Broken Heart Syndrome : Chinese Medicine Living


Want to learn more about the heart in Chinese Medicine? The heart is associated with the Summer season in Chinese Medicine. You can check out some of our sheets below.

Download Our Sheets - Living With The Seasons in Chinese Medicine

Are You A Practitioner?

Please visit the Chinese Medicine Professionals Shop to get PRO sheets for your clinic that you can share with patients. Yay!


Loving Your Heart in Chinese Medicine

By Emma Suttie, D.Ac, AP

One of the things that made me fall in love with Chinese medicine was its beautifully poetic way of explaining the world, our universe, the human body and the nature of disease. Ancient wisdom taken from Buddhism, Confucianism and Taoism all had their influence in the way this incredible medicine was developed, and so did the profound way in which they saw the world, human beings and existence.

The way Chinese medicine explains the human being is complex and yet seems completely logical. The ideas and theories were developed at a time when people lived in complete harmony with the world around them. Life revolved around nature and the ebb and flow of the seasons. People practised preventative medicine, always striving for balance, and thus, health.

In Chinese medicine, every organ has its functions or “responsibilities” . These are not all physical, they are psychological and spiritual as well. The heart has special importance in TCM as it is seen to be the “ruler” of all the other organs, and when the body is healthy and balanced, it is a kind and benevolent leader.

Heart Health in Chinese Medicine

The Heart Houses the Shen

The Shen in Chinese medicine is a difficult concept to explain. The best comparison is to say that the Shen is equivalent to the spirit or soul, but it also encompasses the mind. Shen describes our mental activity or consciousness and is seen to be at the centre of all of our mental and physical activities. It is the source of thought processes, mental focus, planning, intelligence, any thought, idea and the will to carry it out can be seen as a manifestation of Shen.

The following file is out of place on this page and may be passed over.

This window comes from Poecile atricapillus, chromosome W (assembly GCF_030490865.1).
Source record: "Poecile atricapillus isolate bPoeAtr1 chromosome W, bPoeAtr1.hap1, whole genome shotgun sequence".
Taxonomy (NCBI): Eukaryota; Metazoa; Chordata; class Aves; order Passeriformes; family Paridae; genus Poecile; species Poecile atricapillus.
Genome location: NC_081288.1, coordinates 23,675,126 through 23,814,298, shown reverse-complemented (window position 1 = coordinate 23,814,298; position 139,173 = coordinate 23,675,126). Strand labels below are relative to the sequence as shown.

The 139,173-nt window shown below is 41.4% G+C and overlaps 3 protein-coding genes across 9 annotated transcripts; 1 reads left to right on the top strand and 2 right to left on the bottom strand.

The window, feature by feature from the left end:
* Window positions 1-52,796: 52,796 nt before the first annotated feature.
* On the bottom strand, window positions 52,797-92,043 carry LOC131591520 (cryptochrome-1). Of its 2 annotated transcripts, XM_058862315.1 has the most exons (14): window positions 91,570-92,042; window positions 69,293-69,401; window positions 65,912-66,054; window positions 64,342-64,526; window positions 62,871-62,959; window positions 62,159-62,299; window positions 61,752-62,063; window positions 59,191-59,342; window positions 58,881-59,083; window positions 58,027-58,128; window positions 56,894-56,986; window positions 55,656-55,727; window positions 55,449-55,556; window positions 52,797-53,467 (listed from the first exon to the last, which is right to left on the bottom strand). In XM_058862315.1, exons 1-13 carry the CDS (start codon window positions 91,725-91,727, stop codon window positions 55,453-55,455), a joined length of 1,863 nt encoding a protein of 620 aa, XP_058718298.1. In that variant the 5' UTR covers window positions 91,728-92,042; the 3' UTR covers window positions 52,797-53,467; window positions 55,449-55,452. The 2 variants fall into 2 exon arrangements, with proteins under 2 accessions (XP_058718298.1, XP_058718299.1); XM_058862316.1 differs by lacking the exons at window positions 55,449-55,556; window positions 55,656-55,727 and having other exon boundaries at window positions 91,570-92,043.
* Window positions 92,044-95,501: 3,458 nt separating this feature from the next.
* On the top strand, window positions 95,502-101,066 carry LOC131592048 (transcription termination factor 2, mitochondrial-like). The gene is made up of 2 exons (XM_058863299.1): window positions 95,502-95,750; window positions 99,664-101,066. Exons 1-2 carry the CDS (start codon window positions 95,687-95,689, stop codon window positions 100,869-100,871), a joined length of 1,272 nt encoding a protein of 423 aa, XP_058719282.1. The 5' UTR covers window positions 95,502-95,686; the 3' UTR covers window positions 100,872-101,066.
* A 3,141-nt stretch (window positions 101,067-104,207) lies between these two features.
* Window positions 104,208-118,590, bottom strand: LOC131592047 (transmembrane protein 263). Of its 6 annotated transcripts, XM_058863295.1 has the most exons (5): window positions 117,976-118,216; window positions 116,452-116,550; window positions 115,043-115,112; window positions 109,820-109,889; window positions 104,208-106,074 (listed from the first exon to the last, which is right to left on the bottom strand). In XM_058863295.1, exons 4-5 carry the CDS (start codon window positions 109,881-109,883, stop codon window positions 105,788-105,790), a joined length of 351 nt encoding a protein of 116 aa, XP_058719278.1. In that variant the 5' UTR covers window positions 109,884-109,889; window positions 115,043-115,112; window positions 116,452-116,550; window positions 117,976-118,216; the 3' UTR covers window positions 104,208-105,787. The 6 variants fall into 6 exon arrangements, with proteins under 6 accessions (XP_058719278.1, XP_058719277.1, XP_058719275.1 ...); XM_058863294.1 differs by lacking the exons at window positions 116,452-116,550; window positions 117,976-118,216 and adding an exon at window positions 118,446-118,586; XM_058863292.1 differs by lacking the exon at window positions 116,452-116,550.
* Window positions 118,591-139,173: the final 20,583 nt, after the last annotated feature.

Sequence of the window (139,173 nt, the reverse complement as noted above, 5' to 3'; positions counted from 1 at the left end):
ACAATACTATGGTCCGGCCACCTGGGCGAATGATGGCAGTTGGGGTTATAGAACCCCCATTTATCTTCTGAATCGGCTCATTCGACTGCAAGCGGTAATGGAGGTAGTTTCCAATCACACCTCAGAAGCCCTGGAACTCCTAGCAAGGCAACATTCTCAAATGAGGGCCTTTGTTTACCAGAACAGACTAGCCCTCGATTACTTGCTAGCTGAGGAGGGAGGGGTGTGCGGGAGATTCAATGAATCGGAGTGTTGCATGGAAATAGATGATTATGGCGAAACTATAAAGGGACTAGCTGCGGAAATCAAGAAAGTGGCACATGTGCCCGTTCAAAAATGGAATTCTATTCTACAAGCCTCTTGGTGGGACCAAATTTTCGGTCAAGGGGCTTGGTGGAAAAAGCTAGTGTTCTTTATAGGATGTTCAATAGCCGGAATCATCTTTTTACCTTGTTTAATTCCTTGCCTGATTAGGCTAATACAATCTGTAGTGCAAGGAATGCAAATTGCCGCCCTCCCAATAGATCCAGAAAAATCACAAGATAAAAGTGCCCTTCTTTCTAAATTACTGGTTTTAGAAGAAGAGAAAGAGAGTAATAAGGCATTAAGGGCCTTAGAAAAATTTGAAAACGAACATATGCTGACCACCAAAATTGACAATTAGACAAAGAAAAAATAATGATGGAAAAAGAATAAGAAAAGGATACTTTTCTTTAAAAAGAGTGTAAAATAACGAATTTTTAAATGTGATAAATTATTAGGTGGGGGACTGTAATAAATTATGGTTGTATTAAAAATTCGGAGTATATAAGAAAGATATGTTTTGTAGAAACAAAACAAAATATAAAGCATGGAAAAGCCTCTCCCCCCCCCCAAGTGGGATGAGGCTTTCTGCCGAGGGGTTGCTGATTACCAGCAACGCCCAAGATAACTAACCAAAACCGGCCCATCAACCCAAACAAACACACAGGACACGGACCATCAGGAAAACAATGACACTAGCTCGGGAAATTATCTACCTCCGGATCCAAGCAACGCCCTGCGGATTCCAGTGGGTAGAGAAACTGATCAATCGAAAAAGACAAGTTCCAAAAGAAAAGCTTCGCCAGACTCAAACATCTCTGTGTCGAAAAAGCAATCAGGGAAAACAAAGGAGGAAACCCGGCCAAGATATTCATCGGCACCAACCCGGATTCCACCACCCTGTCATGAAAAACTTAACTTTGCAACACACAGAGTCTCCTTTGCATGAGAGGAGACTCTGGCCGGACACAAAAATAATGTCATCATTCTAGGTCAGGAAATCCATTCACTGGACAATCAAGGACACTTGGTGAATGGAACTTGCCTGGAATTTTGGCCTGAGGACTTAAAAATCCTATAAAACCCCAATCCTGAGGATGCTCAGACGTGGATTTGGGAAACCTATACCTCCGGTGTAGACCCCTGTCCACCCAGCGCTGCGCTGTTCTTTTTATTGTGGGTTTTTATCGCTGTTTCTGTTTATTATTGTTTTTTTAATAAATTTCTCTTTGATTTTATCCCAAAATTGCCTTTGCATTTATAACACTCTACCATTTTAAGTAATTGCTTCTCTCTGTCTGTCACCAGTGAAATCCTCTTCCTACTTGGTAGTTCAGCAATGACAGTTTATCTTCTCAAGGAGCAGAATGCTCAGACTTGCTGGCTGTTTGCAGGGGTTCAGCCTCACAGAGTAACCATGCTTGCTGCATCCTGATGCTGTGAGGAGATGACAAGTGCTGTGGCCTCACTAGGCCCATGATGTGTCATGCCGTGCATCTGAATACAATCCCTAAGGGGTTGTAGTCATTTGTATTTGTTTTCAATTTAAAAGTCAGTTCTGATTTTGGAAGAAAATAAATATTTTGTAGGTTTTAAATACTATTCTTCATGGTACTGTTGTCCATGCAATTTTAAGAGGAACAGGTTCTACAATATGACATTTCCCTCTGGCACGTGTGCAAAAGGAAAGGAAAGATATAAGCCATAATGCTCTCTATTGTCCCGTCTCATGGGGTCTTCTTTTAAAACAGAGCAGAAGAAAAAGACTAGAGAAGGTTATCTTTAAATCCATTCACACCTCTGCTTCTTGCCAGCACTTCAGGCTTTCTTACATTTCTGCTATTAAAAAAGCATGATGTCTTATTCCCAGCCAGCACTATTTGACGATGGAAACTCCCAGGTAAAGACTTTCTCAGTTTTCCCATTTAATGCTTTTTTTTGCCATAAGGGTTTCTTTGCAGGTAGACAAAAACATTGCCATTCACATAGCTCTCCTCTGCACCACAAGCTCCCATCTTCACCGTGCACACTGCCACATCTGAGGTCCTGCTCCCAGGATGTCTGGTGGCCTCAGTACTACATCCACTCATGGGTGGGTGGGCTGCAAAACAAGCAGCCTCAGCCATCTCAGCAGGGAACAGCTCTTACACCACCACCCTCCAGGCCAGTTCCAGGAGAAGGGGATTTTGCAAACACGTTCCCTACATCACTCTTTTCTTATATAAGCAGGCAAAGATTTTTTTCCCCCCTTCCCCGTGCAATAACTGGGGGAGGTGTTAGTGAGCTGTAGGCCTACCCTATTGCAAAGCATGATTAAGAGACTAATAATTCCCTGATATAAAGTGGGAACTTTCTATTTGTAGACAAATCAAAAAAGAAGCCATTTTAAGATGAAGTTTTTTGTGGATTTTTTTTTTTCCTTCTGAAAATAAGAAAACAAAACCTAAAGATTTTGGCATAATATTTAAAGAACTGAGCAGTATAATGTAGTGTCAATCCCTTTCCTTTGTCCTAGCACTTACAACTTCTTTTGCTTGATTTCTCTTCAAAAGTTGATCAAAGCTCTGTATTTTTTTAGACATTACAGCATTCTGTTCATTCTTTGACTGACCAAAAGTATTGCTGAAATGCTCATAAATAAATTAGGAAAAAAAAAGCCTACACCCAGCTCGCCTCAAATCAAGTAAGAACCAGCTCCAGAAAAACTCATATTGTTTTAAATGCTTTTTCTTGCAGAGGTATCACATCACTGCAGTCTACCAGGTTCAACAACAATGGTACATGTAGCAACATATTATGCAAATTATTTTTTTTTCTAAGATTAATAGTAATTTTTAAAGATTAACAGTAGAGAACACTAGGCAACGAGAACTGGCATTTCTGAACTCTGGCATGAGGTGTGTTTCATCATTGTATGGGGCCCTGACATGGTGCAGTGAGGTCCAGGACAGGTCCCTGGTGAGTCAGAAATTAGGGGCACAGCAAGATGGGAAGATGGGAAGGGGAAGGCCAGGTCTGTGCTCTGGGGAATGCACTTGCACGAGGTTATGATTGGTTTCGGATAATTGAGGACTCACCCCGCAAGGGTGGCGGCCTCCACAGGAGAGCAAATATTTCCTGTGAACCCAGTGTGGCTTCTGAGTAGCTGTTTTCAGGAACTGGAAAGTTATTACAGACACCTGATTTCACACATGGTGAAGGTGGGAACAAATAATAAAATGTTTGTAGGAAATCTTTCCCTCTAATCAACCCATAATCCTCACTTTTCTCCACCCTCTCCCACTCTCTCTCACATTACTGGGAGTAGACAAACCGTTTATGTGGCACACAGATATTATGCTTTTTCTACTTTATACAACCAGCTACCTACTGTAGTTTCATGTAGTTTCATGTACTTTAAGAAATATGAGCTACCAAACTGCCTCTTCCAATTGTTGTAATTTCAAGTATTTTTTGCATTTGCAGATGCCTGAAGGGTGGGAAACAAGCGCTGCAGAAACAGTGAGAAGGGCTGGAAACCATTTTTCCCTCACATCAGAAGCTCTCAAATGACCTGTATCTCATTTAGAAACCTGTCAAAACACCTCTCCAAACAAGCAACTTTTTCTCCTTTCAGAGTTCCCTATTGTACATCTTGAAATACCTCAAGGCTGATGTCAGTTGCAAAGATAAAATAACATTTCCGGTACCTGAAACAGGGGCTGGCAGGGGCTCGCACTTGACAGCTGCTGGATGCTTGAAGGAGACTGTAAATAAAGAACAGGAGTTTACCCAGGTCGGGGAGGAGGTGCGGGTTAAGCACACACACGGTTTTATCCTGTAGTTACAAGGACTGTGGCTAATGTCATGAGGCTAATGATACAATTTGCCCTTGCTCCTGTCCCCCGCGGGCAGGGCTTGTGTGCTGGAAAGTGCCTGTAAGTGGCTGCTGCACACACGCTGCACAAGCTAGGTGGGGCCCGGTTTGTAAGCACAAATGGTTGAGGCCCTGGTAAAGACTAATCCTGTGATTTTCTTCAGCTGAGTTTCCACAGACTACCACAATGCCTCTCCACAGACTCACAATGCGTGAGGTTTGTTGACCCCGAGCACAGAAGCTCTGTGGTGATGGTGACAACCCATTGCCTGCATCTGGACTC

The 7 emotions - anger, worry, sadness, fear, joy, grief, apprehension and the way they are involountarily manifested in the body as laughing, sobbing, moaning, sighing, gestures, body movements and facial expressions are also considered a reflection of Shen.

Each Yin organ (each Yin organ having a Yang organ partner) is considered to have its own soul or spirit, and the Shen is seen to have a controlling and regulating effect on them all.

  • Hun refers to the self-awareness and self-control mechanism associated with the liver.
  • Po refers to the body's basic reactive instincts associated with the lung.
  • Yi refers to the ability of thinking and remembering associated with the spleen.
  • Zhi refers to the function of memory associated with the kidney.
  • Shen refers to the function of processing all incoming sensory and intuitive information and supervising the body/mind reaction to it associated with the heart.

One of the most important ways in which we can determine the state of the Shen is through a person’s vitality and can be seen especially in the eyes. The saying “the eyes are the window to the soul” is especially relevant. If one has dull, lusterless eyes, we can assume that there is a problem with the Shen.